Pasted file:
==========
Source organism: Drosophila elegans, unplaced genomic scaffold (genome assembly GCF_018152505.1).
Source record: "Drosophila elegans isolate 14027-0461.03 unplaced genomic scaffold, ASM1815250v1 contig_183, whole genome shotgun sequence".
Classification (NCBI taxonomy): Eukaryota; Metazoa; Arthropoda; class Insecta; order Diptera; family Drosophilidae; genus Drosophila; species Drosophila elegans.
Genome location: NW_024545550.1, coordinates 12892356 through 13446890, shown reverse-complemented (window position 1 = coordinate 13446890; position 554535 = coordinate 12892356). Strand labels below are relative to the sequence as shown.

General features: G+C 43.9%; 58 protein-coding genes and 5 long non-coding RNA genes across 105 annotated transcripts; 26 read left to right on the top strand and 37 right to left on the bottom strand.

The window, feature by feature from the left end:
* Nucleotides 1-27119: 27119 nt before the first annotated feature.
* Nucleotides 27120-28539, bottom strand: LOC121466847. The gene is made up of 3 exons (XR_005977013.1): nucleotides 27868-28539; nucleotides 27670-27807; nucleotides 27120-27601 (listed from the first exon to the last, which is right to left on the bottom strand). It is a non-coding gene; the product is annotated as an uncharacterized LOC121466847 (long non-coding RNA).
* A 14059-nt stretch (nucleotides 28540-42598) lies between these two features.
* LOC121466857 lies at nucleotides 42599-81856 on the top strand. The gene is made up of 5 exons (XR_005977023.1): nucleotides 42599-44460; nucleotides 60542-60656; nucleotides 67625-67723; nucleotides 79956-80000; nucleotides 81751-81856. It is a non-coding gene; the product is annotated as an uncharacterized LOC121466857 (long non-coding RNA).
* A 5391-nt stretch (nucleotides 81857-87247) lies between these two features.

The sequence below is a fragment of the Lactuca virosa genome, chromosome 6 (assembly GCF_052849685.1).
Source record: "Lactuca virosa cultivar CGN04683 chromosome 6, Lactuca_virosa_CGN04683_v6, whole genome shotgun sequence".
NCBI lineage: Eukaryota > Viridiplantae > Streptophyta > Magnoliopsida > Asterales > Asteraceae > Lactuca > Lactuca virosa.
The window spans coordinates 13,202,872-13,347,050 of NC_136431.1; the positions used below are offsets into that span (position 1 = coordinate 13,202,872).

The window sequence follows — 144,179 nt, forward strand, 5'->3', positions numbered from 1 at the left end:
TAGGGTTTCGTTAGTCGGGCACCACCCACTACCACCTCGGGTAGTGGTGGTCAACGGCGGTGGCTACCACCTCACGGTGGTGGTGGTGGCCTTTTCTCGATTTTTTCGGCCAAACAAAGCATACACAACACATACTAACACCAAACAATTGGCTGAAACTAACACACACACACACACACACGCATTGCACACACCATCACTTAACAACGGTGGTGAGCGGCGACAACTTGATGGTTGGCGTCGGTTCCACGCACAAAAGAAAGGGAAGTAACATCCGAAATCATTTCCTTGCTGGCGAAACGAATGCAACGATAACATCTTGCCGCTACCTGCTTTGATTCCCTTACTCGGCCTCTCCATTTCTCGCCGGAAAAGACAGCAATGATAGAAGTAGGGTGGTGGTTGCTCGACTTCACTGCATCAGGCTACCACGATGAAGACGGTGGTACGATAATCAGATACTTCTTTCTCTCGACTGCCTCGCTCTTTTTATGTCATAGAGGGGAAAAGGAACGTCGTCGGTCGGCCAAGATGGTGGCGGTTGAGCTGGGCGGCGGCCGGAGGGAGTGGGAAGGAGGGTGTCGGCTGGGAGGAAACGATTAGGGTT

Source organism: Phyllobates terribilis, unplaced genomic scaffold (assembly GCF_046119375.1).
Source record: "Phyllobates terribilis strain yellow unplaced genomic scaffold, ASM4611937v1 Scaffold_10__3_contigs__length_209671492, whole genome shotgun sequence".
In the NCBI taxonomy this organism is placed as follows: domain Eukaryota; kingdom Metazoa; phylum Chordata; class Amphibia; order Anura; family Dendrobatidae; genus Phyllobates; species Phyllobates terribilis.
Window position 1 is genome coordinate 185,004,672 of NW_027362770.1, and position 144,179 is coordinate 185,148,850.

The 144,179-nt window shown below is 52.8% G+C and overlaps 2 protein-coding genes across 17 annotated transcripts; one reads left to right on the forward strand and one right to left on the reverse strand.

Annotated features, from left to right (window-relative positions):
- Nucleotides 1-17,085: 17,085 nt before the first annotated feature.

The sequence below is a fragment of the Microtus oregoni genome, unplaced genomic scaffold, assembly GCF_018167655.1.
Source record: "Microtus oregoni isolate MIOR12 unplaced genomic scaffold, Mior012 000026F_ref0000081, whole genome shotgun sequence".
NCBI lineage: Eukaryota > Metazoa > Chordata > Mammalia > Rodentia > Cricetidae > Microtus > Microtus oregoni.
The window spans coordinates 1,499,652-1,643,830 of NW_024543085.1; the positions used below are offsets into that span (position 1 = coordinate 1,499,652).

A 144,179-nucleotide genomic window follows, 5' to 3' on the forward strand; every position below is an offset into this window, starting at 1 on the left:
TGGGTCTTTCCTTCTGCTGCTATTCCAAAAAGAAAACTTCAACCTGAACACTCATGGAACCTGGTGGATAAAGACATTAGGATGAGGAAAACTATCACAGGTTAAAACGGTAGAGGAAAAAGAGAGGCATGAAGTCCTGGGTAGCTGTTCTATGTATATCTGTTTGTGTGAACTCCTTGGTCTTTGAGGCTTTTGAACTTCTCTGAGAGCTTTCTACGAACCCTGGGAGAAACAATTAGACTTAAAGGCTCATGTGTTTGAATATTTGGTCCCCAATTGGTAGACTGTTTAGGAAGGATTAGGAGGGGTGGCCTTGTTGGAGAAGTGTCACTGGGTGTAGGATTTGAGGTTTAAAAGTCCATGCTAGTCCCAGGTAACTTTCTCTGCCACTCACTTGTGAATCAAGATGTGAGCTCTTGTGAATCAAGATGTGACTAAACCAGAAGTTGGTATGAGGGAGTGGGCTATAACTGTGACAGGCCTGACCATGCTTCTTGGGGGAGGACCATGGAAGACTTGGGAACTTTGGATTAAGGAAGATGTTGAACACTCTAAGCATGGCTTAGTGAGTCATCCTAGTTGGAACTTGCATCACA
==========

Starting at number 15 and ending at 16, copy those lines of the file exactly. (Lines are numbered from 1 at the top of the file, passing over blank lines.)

The window spans coordinates 13,202,872-13,347,050 of NC_136431.1; the positions used below are offsets into that span (position 1 = coordinate 13,202,872).

The window sequence follows — 144,179 nt, forward strand, 5'->3', positions numbered from 1 at the left end: